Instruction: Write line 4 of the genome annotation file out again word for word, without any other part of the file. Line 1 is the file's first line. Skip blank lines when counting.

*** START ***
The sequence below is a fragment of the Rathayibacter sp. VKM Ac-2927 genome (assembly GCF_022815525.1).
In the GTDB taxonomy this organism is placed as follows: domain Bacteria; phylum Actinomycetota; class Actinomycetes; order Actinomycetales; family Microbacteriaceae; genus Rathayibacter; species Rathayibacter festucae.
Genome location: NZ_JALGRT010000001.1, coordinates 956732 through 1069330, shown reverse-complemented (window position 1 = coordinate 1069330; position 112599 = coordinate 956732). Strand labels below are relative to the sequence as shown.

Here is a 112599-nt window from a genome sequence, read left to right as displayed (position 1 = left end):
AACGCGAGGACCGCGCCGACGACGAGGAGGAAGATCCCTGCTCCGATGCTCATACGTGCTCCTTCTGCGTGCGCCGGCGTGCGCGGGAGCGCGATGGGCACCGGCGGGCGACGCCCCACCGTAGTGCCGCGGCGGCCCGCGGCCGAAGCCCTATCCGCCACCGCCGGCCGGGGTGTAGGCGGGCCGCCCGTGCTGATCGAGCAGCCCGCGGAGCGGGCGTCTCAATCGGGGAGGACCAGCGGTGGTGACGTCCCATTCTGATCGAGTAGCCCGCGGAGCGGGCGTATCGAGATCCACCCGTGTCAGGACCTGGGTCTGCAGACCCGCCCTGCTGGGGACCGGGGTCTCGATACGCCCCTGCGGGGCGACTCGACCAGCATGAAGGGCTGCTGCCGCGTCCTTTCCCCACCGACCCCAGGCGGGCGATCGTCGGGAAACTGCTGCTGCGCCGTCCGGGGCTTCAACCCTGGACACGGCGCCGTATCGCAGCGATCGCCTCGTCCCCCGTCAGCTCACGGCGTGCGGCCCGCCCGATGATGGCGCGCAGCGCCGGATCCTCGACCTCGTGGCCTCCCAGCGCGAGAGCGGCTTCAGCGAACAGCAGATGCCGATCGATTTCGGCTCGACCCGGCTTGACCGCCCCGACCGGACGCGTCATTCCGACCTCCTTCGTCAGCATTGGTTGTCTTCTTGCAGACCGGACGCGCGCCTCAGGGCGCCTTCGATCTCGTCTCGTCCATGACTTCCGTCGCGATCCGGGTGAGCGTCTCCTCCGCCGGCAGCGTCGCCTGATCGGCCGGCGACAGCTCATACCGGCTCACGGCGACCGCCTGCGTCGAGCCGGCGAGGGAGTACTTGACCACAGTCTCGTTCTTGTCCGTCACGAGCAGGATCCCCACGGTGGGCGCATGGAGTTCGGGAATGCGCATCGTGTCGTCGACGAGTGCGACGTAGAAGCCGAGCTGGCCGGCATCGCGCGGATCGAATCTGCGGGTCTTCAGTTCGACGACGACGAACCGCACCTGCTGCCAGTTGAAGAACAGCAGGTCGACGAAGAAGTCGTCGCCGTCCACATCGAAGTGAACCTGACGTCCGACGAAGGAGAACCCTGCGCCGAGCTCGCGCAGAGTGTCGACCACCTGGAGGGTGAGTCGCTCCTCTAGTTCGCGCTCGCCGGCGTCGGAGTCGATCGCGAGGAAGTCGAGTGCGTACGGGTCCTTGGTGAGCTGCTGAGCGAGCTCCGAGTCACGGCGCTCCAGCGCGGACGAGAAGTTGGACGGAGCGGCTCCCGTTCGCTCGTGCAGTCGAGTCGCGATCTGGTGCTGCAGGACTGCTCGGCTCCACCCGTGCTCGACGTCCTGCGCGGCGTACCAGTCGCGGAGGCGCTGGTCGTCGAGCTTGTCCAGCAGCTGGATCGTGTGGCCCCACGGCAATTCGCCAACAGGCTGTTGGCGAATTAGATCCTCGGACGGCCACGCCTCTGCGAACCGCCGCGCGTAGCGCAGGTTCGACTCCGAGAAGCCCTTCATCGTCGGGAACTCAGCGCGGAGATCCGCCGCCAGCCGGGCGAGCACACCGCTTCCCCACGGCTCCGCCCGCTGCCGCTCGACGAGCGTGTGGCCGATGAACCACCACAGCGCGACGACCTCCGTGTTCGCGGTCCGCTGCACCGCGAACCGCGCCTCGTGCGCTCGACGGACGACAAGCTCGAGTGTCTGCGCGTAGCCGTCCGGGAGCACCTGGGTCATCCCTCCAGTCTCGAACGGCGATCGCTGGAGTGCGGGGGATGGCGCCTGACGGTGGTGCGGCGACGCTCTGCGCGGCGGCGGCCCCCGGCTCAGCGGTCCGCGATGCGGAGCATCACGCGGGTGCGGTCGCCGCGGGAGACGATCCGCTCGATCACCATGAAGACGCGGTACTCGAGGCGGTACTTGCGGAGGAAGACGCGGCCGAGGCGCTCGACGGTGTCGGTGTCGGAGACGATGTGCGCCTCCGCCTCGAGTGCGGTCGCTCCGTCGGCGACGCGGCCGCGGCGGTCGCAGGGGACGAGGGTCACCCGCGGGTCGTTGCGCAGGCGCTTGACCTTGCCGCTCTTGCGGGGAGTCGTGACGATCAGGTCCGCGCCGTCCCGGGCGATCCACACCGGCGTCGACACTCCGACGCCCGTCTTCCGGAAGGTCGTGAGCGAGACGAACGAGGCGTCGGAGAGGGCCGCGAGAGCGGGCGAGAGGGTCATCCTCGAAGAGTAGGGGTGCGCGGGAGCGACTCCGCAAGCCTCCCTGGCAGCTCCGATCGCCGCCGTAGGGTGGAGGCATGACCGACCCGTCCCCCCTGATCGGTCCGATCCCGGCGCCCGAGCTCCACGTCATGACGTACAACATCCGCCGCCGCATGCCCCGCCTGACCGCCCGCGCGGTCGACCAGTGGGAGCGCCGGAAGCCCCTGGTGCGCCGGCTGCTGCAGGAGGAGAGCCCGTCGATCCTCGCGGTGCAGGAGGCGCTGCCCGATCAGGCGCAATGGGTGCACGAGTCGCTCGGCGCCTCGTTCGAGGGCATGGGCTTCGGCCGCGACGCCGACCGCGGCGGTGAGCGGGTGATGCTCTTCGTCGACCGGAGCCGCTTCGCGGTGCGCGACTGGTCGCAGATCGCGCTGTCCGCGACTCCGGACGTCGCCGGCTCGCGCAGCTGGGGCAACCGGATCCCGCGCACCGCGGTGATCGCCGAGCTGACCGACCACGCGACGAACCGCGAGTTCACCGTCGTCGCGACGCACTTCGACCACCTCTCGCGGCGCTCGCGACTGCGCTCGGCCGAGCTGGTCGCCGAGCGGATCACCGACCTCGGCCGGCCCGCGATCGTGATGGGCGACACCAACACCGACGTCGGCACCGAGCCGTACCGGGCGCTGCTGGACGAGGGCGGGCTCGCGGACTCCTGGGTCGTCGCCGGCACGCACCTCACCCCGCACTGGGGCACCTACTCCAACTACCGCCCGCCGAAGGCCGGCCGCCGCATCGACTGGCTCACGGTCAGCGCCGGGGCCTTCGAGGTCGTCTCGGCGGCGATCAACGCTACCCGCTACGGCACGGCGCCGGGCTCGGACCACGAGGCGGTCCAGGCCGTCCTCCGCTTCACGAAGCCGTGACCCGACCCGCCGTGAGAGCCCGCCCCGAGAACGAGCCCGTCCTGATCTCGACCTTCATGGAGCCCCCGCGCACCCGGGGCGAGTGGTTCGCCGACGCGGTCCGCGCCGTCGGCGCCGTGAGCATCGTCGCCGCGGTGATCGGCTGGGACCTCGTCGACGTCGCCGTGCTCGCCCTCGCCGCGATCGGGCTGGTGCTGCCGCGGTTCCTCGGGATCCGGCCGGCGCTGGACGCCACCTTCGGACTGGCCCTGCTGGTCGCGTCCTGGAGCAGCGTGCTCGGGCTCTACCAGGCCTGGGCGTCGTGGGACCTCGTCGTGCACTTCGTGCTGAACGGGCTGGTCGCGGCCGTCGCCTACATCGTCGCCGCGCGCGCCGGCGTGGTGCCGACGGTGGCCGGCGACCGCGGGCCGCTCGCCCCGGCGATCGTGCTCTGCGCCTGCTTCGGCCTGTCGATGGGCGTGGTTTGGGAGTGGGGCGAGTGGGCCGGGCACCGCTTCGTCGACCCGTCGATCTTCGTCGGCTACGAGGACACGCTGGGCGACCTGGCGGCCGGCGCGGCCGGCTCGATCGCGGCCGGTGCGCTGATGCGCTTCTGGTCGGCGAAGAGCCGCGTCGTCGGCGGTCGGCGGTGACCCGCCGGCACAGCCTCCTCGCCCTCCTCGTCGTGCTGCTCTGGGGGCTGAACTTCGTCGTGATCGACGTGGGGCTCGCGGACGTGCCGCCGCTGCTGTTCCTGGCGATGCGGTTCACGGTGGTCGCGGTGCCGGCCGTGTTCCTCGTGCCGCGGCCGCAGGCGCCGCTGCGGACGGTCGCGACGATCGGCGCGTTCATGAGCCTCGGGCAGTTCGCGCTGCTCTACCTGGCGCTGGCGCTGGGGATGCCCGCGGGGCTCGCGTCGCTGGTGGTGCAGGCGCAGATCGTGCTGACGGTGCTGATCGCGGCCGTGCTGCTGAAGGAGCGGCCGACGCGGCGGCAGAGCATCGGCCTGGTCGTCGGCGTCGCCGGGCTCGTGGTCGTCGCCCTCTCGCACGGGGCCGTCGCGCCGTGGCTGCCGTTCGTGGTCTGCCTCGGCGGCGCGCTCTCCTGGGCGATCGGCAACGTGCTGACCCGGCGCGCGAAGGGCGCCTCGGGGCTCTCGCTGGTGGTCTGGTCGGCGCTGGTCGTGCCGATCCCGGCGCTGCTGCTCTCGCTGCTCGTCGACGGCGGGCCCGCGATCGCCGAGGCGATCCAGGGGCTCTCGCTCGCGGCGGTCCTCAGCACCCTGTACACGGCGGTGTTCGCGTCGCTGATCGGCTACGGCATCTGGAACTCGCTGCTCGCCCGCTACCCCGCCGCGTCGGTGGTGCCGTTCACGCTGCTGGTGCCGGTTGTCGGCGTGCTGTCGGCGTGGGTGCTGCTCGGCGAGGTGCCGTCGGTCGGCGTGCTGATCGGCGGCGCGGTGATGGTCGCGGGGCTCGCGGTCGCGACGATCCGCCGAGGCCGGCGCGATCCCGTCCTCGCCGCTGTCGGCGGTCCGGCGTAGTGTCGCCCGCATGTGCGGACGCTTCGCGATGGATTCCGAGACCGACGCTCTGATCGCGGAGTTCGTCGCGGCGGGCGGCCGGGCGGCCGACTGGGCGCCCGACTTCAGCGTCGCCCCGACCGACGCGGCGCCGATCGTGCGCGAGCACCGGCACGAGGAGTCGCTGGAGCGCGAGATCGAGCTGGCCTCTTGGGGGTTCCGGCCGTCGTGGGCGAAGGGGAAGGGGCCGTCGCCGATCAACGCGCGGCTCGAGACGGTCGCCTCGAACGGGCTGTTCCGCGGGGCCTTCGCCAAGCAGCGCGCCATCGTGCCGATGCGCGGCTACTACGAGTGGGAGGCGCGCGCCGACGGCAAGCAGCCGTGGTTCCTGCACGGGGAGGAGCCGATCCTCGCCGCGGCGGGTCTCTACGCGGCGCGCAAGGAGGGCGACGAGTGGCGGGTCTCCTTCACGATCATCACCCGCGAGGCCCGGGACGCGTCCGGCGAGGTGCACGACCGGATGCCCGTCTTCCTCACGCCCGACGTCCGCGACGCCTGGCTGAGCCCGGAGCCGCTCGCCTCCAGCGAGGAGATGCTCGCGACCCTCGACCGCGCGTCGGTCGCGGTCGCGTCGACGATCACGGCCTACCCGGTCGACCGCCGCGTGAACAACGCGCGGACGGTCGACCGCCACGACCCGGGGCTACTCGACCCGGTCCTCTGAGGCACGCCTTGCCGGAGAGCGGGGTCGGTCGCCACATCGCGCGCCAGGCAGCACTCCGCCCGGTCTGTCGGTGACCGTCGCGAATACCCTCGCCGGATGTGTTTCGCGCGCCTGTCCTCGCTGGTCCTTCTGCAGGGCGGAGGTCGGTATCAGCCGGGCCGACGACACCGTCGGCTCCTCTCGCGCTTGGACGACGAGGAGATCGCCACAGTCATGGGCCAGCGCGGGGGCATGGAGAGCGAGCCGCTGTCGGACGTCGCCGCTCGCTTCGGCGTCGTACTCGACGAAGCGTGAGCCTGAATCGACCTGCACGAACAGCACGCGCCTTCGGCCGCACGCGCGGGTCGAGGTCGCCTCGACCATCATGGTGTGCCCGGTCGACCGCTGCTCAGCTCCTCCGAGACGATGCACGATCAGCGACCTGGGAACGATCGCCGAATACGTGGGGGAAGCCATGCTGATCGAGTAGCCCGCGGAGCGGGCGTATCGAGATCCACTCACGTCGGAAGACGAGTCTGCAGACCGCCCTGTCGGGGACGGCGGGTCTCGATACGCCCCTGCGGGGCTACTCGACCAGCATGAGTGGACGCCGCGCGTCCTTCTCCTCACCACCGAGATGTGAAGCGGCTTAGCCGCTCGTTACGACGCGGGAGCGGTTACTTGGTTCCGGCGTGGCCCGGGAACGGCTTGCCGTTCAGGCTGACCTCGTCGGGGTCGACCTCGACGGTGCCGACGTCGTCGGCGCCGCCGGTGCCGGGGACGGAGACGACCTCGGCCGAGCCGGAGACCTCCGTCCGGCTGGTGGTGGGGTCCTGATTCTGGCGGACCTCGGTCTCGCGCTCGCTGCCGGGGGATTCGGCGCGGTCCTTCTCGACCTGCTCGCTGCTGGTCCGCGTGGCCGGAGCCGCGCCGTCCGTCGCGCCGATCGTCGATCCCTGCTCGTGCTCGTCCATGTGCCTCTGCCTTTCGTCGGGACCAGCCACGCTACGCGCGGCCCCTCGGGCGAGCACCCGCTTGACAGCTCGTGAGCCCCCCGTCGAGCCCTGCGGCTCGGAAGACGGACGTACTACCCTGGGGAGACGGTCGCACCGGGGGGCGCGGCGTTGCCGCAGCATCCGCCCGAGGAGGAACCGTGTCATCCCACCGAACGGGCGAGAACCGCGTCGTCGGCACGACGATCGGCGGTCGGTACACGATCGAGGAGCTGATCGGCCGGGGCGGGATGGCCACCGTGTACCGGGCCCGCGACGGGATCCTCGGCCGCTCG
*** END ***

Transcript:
Here is a 112599-nt window from a genome sequence, read left to right as displayed (position 1 = left end):